A group of boys were interested in repeatedly building long, vertical structures on both large and small scales, using any materials that they could connect. We gradually noticed that some of them were using language like ‘rocket’ and ‘blast off’ during their construction accompanied by actions such as moving the structures upwards or jumping off wooden blocks. We realised that there was a common and strong interest in exploring rockets, space, motion and height.
We believe an in-depth knowledge of children’s prior experiences and cultural capital is crucial for understanding children’s interests and planning effectively. Involving parents and finding out what children are doing at home is also important for developing projects.
We had been aware of Alex and Nicholas’s fascination with the solar system and rockets from home visits that we conducted before they started nursery. Their families originate from Romania and are friends. Nicholas likes to watch rocket videos on YouTube and has a treasured plastic rocket. Alex would ask to look at books about space or watch videos of rockets with his family worker when settling in.
Nicholas’s play tended to focus on speed, movement and forces, which we linked to his interest in space. Alex’s interest in building representative rocket structures using small blocks was clearer.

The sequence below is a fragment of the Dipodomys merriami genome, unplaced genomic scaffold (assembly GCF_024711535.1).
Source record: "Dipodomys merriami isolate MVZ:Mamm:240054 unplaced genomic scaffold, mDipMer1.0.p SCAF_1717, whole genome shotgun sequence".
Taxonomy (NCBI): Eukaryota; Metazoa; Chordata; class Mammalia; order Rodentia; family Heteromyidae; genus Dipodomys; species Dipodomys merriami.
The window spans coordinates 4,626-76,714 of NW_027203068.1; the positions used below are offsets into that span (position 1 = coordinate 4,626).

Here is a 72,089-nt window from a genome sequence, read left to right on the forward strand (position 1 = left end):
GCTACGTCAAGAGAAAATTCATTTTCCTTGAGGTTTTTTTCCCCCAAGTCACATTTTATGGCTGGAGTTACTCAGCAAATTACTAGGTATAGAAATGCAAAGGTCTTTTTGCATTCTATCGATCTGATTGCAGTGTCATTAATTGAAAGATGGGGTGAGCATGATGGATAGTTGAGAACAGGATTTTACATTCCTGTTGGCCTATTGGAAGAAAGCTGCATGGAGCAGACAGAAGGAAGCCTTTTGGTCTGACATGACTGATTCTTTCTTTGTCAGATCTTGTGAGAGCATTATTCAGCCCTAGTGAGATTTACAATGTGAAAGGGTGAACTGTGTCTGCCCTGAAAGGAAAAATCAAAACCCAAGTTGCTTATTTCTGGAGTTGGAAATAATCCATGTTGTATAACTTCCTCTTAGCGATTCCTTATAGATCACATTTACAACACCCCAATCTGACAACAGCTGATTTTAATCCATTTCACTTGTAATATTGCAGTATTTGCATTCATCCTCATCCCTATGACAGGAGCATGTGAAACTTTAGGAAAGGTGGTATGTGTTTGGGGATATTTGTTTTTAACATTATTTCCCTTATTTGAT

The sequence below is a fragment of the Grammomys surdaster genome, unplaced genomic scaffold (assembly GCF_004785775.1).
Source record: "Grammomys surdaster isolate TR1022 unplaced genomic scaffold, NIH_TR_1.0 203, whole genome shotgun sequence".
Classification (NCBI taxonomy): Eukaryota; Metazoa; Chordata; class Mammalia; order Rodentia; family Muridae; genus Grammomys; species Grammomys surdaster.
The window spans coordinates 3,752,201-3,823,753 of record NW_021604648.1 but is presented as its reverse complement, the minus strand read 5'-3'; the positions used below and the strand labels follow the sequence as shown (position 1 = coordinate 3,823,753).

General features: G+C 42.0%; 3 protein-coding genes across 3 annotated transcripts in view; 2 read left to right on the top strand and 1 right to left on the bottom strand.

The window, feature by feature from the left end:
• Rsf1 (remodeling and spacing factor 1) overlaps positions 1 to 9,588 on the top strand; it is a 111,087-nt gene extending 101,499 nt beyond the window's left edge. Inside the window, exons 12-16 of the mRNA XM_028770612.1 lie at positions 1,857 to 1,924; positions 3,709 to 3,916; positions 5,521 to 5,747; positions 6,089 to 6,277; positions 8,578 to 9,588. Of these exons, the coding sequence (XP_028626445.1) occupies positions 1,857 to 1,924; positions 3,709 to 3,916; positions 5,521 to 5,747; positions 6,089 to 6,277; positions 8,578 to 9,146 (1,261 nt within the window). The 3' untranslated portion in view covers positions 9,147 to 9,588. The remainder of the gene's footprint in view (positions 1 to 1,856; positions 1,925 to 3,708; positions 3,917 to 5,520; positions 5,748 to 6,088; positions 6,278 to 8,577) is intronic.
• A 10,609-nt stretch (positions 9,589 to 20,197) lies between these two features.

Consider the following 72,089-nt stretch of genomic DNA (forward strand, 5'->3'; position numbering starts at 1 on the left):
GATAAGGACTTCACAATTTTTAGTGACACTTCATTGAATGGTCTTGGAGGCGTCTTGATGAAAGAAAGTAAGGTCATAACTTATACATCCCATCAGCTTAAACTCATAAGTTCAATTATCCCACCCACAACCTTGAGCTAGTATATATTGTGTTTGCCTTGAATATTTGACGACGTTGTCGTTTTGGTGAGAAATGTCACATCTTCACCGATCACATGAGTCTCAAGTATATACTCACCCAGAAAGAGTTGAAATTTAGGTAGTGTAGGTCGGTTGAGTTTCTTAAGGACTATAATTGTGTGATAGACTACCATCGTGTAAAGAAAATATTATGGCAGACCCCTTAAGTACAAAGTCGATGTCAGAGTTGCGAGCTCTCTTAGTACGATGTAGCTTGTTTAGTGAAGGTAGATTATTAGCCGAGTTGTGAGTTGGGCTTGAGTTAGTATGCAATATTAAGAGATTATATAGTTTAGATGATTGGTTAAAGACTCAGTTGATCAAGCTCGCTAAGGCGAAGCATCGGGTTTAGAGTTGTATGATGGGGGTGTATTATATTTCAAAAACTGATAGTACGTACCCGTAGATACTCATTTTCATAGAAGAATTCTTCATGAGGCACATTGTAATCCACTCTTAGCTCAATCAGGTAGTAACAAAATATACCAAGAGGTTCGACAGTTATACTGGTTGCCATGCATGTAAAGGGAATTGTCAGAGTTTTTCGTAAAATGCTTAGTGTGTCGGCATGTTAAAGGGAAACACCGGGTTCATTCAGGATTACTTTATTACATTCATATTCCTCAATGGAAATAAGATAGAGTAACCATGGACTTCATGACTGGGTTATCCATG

Over time, the boys began to collaborate and share their expertise to discover more. They used the large blocks and smaller construction sets to build elaborate ‘rockets’, and the planning, designing and construction of these became increasingly detailed.
Nicholas’s interest in forces began to feature too, as he considered what parts of a rocket create the forces necessary to make them work. Their constructions provided a stimulus for imaginative role-play, and they began to explore their constructions by jumping off big blocks or moving their smaller models in ways that mimicked the trajectory of a rocket.
We identified that Luis, who also has Romanian heritage, was involved in this play too. On one occasion, the three boys worked together to build a large rocket out of wooden blocks and added registration plates. When it was complete they stood back, counted down from ten, yelled ‘blast off!’ and ran into the rocket, making it crash.
BIGGER AND BIGGER
As the boys’ passion for rockets grew, others became interested, with up to ten children involved over a number of weeks and more ‘dipping in’. We realised the importance of providing construction resources that would enable them to explore upward movements similar to a rocket taking off.